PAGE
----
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2012 SuAnne Big Crowe Memorial Award

Graeme Taylor
Non-Member, Michigan

 

Presented to a K-12 student(s) whose achievements in school have helped enhance all students’ sense of worth and dignity.

 

(Download printable formatAdobe Reader ® PDF, 86 KB, 1p)

Graeme TaylorWhen a teacher in neighboring school district was suspended without pay for disciplining a student in his class who made anti-gay remarks, 14 year-old Graeme Taylor decided to do something about it.

He drove with friends for an hour from his home in Ann Arbor to Howell, Michigan to speak at the school board meeting in support of the teacher Jay McDowell, president of the Howell Education Association. "’ve been in classrooms where children have said the worst things—the kind of things that drove me to a suicide attempt when I was only nine years old,"Graeme told the board and about 100 others in attendance. "hese are the things that hurt a lot."

Graeme's speech was videotaped by news crews and featured on Detroit-area TV. It was posted on YouTube, several popular blogs and social media websites. And Graeme found himself being interviewed on MSNBC, numerous radio stations as well as print and online media outlets. Then he was invited on the Ellen DeGeneres Show. "I went through some very tough times learning to accept myself, but once I did, I realized just what a beautiful thing that is," he told DeGeneres. "We are all better for having you in the world," DeGeneres replied.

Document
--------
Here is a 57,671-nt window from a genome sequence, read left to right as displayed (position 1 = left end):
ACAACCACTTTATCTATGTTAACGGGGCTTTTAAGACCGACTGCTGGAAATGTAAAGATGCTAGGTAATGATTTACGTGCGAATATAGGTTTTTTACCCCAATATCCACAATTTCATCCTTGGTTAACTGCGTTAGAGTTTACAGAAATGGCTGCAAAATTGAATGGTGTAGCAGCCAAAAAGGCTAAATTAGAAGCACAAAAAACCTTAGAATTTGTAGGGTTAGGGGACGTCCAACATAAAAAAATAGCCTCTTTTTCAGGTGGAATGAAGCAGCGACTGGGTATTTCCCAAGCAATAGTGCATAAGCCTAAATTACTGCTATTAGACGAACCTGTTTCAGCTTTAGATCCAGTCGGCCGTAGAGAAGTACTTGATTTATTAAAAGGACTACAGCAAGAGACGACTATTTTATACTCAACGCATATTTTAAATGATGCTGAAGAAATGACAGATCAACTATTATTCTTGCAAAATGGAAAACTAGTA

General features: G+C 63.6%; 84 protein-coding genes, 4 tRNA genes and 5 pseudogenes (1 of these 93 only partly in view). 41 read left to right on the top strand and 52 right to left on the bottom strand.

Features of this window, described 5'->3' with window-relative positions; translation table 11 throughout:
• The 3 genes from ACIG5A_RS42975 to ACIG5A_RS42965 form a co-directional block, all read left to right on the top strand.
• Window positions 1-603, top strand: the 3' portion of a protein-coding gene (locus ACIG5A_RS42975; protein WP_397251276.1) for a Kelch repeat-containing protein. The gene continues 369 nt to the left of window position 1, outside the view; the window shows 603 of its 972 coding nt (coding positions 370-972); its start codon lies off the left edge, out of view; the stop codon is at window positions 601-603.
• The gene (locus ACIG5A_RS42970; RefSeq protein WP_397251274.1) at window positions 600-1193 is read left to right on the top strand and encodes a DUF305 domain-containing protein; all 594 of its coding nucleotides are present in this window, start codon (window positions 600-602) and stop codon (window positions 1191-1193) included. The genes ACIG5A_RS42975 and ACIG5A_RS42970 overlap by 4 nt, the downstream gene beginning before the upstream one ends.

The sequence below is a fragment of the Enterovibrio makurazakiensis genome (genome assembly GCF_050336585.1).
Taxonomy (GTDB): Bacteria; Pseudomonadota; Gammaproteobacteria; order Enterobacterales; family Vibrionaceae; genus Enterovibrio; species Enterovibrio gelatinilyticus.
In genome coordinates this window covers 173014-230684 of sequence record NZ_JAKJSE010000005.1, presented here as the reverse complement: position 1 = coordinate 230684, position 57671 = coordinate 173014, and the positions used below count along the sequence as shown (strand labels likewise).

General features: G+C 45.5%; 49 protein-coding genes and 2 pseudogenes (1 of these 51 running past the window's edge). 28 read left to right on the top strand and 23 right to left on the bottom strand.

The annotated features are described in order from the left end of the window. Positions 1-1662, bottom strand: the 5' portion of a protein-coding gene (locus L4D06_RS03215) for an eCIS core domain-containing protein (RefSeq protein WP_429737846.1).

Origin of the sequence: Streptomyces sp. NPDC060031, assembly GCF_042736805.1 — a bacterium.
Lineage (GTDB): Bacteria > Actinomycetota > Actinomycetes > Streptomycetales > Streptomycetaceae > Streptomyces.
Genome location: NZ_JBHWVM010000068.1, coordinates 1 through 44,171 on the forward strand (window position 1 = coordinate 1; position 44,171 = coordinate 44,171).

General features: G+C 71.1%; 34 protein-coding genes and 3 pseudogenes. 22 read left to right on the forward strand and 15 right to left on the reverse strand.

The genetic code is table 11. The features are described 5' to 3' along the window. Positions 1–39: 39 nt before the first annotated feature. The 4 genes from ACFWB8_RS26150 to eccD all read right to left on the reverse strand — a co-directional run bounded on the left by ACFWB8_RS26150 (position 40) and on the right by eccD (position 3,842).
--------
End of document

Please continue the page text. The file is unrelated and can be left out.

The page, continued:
Speaking to the NEA Board of Directors in September, 2011, Graeme said that "GLBT youth need to know that educators are on their side. I am not bullied because my educators have felt free to openly acknowledge there is nothing wrong with my sexual orientation. I am gay and I was born that way." He received a standing ovation from the Board members. Graeme was accompanied by father, Kirk Taylor, an NEA member, whose local affiliate is the Heartland Education Association. Mr. Taylor is in his 35th year as a teacher. "Graeme is the type of young man you get when GLBT youth are not bullied and are free to learn and pursue their own interests," said Mr. Taylor. Graeme's mother, Marianne Taylor, taught school for six years and currently works for a city library. She too is an NEA member.

Graeme has also been a speaker at the White House Anti-Bullying Summit and the Youth Summit in San Francisco. In addition, he returned to his former middle school to speak to the entire faculty to tell them what it was like to be a gay student in that school. His visit inspired the staff to create a Gay-Straight Alliance, the first in a middle school in Michigan, and it has large and enthusiastic student membership.


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